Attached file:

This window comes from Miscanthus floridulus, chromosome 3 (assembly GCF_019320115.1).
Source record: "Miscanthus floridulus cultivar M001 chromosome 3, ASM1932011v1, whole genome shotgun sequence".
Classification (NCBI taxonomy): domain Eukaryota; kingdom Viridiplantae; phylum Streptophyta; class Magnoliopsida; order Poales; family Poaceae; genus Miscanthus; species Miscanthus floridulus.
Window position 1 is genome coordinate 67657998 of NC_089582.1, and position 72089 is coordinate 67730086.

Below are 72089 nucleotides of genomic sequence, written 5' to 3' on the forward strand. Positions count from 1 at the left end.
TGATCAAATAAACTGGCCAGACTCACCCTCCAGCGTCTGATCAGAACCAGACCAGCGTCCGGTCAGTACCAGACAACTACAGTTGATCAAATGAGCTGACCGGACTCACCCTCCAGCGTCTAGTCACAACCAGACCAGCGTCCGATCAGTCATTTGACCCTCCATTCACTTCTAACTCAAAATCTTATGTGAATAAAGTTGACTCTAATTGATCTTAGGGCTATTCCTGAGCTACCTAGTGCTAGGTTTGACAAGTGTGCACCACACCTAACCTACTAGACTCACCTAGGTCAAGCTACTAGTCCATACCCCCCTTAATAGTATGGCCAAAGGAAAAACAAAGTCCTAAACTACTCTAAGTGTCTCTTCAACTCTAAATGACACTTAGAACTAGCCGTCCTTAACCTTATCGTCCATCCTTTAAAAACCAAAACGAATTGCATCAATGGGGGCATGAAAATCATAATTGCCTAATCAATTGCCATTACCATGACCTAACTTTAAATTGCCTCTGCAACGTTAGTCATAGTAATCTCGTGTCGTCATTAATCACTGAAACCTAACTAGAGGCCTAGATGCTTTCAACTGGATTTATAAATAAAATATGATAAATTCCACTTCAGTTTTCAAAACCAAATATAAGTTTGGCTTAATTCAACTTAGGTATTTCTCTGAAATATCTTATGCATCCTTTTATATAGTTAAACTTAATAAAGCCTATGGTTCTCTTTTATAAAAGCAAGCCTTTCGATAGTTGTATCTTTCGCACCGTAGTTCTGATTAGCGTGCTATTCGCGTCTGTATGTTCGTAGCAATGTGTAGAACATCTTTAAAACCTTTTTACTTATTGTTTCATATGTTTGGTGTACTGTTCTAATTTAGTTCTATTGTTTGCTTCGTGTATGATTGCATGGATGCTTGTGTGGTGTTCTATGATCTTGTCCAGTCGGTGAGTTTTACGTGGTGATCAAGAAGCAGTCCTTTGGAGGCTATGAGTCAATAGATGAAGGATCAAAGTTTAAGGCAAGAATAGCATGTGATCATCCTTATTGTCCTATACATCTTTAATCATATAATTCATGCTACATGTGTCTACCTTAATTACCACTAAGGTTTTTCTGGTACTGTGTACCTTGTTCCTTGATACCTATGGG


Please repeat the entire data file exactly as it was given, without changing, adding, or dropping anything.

This window comes from Miscanthus floridulus, chromosome 3 (assembly GCF_019320115.1).
Source record: "Miscanthus floridulus cultivar M001 chromosome 3, ASM1932011v1, whole genome shotgun sequence".
Classification (NCBI taxonomy): domain Eukaryota; kingdom Viridiplantae; phylum Streptophyta; class Magnoliopsida; order Poales; family Poaceae; genus Miscanthus; species Miscanthus floridulus.
Window position 1 is genome coordinate 67657998 of NC_089582.1, and position 72089 is coordinate 67730086.

Below are 72089 nucleotides of genomic sequence, written 5' to 3' on the forward strand. Positions count from 1 at the left end.
TGATCAAATAAACTGGCCAGACTCACCCTCCAGCGTCTGATCAGAACCAGACCAGCGTCCGGTCAGTACCAGACAACTACAGTTGATCAAATGAGCTGACCGGACTCACCCTCCAGCGTCTAGTCACAACCAGACCAGCGTCCGATCAGTCATTTGACCCTCCATTCACTTCTAACTCAAAATCTTATGTGAATAAAGTTGACTCTAATTGATCTTAGGGCTATTCCTGAGCTACCTAGTGCTAGGTTTGACAAGTGTGCACCACACCTAACCTACTAGACTCACCTAGGTCAAGCTACTAGTCCATACCCCCCTTAATAGTATGGCCAAAGGAAAAACAAAGTCCTAAACTACTCTAAGTGTCTCTTCAACTCTAAATGACACTTAGAACTAGCCGTCCTTAACCTTATCGTCCATCCTTTAAAAACCAAAACGAATTGCATCAATGGGGGCATGAAAATCATAATTGCCTAATCAATTGCCATTACCATGACCTAACTTTAAATTGCCTCTGCAACGTTAGTCATAGTAATCTCGTGTCGTCATTAATCACTGAAACCTAACTAGAGGCCTAGATGCTTTCAACTGGATTTATAAATAAAATATGATAAATTCCACTTCAGTTTTCAAAACCAAATATAAGTTTGGCTTAATTCAACTTAGGTATTTCTCTGAAATATCTTATGCATCCTTTTATATAGTTAAACTTAATAAAGCCTATGGTTCTCTTTTATAAAAGCAAGCCTTTCGATAGTTGTATCTTTCGCACCGTAGTTCTGATTAGCGTGCTATTCGCGTCTGTATGTTCGTAGCAATGTGTAGAACATCTTTAAAACCTTTTTACTTATTGTTTCATATGTTTGGTGTACTGTTCTAATTTAGTTCTATTGTTTGCTTCGTGTATGATTGCATGGATGCTTGTGTGGTGTTCTATGATCTTGTCCAGTCGGTGAGTTTTACGTGGTGATCAAGAAGCAGTCCTTTGGAGGCTATGAGTCAATAGATGAAGGATCAAAGTTTAAGGCAAGAATAGCATGTGATCATCCTTATTGTCCTATACATCTTTAATCATATAATTCATGCTACATGTGTCTACCTTAATTACCACTAAGGTTTTTCTGGTACTGTGTACCTTGTTCCTTGATACCTATGGG